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Product Details

  • Release Date: 1/7/2003
  • UPC: 025192261121
  • Original Release: 1959
  • Rating:

  • Source: Universal Studios
  • Region Code: 1
  • Aspect Ratio: Theatre Wide-Screen (1.85.1)
  • Presentation: Wide Screen
  • Sound: Dolby Digital Stereo
  • Language: English
  • Time: 2:05:00
  • Format: DVD
  • Sales rank: 21,521

Cast & Crew

Performance Credits
Lana Turner Lora Meredith
John Gavin Steve Archer
Juanita Moore Annie Johnson
Sandra Dee Susie (older)
Dan O'Herlihy David Edwards
Robert Alda Allen Loomis
Susan Kohner Sara Jane (older)
Mahalia Jackson Herself
Karen Dicker Sara Jane (younger)
Terry Burnham Susie Meredith, at 6
John Vivyan Young Man
Lee Goodman Photographer
Ann Robinson Show Girl
Troy Donahue Frankie
Sandra Gould Receptionist
Joel Fluellen Minister
Jack Weston Stage Manager
Billy House Fat Man
Maida Severn Teacher
Than Wyenn Romano
Peg Shirley Fay
George Barrows Furniture Mover
Paul Bradley Preston Mitchell
Myrna Fahey Actress
Bess Flowers Geraldine Moore
Eddie Parker Policeman
David Tomack Burly Man
Napoleon Whiting Kenneth
Technical Credits
Douglas Sirk Director
Alexander Golitzen Art Director
Miton Carruth Editor
Sammy Fain Songwriter
Russell A. Gausman Set Decoration/Design
Joseph E. Gershenson Musical Direction/Supervision
Eleanore Griffin Screenwriter
Frederick Herbert Songwriter
Julia Heron Set Decoration/Design
Arnold Hughes Songwriter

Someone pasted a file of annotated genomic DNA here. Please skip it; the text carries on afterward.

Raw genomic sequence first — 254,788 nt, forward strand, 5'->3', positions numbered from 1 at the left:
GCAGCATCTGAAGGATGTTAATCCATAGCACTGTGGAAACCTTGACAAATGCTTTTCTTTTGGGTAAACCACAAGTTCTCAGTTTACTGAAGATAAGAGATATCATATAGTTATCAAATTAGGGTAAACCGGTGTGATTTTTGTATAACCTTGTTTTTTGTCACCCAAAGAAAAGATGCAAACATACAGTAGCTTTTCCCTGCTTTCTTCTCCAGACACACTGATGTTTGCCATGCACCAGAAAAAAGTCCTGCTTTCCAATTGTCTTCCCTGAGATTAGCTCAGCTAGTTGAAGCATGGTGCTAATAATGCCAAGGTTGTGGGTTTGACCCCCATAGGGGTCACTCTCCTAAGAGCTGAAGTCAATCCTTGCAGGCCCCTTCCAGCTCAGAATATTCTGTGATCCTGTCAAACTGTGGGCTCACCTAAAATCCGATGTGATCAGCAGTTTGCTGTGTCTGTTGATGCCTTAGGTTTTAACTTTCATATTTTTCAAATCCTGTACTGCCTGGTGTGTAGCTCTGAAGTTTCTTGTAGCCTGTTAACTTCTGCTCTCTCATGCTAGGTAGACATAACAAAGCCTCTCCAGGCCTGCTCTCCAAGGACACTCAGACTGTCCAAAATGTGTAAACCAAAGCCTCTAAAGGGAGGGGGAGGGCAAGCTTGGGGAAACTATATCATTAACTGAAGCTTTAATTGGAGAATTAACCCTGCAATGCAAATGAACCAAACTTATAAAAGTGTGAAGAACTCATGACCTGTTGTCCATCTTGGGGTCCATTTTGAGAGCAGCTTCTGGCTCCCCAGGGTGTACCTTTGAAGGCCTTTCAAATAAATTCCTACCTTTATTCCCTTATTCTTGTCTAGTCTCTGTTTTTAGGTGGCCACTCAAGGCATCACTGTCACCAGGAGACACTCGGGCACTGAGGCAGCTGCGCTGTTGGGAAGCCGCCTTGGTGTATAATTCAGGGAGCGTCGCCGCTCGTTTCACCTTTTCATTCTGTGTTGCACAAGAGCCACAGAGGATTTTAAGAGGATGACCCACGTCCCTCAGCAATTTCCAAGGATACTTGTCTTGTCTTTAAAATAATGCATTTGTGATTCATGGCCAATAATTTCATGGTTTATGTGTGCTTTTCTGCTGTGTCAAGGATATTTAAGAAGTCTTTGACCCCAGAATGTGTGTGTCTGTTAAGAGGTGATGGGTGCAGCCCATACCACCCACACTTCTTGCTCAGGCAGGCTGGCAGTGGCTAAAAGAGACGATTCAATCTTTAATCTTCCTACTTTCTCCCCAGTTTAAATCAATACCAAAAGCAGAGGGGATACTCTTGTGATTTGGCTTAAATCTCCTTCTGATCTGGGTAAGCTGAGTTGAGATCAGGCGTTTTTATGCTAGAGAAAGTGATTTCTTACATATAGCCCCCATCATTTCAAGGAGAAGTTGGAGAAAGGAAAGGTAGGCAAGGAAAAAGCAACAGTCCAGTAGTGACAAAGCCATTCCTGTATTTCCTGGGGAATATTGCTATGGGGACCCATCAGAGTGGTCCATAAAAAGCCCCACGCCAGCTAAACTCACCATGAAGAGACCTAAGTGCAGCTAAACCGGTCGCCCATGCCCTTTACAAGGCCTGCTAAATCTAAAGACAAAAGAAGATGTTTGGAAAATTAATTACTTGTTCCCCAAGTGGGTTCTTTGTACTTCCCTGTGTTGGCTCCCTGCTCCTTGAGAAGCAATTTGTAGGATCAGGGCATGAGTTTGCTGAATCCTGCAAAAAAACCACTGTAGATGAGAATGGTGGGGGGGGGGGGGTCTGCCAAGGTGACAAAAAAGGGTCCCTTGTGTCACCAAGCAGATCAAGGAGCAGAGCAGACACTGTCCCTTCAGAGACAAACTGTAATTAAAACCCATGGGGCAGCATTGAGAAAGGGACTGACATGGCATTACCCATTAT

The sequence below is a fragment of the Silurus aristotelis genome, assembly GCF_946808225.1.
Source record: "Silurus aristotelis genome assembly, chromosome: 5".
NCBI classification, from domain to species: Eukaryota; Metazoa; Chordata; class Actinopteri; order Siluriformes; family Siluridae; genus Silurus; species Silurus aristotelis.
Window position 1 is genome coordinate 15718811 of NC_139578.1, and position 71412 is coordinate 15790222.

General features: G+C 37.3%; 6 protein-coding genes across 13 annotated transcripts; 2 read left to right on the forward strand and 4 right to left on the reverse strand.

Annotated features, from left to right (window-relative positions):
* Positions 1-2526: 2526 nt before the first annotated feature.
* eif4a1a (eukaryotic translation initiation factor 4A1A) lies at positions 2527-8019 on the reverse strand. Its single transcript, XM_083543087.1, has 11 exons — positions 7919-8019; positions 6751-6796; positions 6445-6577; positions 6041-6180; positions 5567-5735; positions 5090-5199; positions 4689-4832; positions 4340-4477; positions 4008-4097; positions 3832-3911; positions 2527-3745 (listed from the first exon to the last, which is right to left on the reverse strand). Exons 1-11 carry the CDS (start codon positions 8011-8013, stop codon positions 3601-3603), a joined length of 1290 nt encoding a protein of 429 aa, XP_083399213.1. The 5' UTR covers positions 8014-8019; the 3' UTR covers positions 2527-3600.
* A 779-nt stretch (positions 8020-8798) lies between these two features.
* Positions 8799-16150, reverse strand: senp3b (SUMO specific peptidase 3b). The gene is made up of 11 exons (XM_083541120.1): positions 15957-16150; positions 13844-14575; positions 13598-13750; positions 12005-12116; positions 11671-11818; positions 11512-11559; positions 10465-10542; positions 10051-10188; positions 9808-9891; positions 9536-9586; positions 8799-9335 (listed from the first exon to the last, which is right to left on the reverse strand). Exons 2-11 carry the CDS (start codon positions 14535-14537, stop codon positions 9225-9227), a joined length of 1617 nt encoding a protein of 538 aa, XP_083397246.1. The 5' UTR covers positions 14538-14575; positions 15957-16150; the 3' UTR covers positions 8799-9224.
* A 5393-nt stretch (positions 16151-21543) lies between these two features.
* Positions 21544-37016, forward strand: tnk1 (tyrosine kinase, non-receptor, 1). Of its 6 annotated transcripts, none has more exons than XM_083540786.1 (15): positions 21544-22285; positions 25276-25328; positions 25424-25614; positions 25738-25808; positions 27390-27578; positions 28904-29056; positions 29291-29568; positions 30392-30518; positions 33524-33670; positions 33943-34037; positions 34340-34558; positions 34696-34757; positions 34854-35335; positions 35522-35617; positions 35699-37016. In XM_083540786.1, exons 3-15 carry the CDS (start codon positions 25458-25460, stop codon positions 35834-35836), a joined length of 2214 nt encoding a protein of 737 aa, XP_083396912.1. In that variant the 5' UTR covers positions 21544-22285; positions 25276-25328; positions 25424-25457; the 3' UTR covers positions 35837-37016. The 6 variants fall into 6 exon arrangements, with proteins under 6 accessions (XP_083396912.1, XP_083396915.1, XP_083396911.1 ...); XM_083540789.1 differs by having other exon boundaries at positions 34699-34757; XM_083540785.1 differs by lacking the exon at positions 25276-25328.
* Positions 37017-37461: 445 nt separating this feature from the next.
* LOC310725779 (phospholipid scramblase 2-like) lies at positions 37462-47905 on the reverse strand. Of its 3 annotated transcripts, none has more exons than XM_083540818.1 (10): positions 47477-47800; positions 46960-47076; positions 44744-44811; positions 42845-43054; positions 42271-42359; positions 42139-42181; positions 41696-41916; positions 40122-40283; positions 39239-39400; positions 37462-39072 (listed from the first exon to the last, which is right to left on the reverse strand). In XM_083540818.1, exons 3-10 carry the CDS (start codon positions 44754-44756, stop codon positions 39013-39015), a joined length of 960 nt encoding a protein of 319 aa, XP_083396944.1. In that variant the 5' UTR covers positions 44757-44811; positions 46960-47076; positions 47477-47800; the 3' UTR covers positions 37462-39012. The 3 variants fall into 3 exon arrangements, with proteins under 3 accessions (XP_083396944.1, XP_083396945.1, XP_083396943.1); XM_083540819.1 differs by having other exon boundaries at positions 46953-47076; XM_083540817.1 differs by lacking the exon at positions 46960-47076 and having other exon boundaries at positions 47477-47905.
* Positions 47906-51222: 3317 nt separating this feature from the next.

Ross Hunter Producer
Jean Louis Costumes/Costume Designer
Henry Mancini Score Composer
Russell Metty Cinematographer
Richard H. Riedel Art Director
Allan Scott Screenwriter
Frank Skinner Score Composer
Clifford Stine Special Effects
Bill Thomas Costumes/Costume Designer
Paul Webster Songwriter
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Scene Index

Side #1 --
1. Main Titles [2:15]
2. Two Mothers [12:14]
3. Steve Archer [5:32]
4. The Agent [7:49]
5. Everything's Wrong [4:16]
6. Sarah Jane's Shame [4:07]
7. Big News [7:23]
8. The Audition [2:32]
9. A Star Is Born [8:07]
10. The New Home [3:54]
11. An Old and Dear Friend [6:26]
12. Sarah Jane's Secret [3:53]
13. To Be Different [3:59]
14. The Boyfriend [4:36]
15. A "Respectable" Job [3:29]
16. Looking for Sarah Jane [6:30]
17. In Love With Steve [6:11]
18. Annie's Last Wishes [9:56]
19. The Funeral [9:18]
20. End Titles [5:19]
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Menu

Side #1 --
   Scenes
   Bonus Materials
      Trailer
      Recommendations
   Languages
      Spoken Language: English 2.0 Mono
      Captioned for the Hearing Impaired: English
      Subtitles: Español
      Subtitles: Français
      Subtitles: None
   Play
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Customer Reviews

Average Rating 4.5
( 24 )
Rating Distribution

5 Star

(21)

4 Star

(1)

3 Star

(1)

2 Star

(0)

1 Star

(1)

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See All Sort by: Showing 1 – 20 of 24 Customer Reviews
  • Posted March 18, 2011

    Highly Recommended-- A must see!!!

    This is a very good movie that teaches of loves and losses of family. Heart warming and heart felt

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  • Posted October 1, 2010

    A film, although very soap opera like, is advanced for the time. Discussing interracial issues, problems within the African American culture and the darkness of one's skin, black and white issues......for the 50's, was remarkably advanced.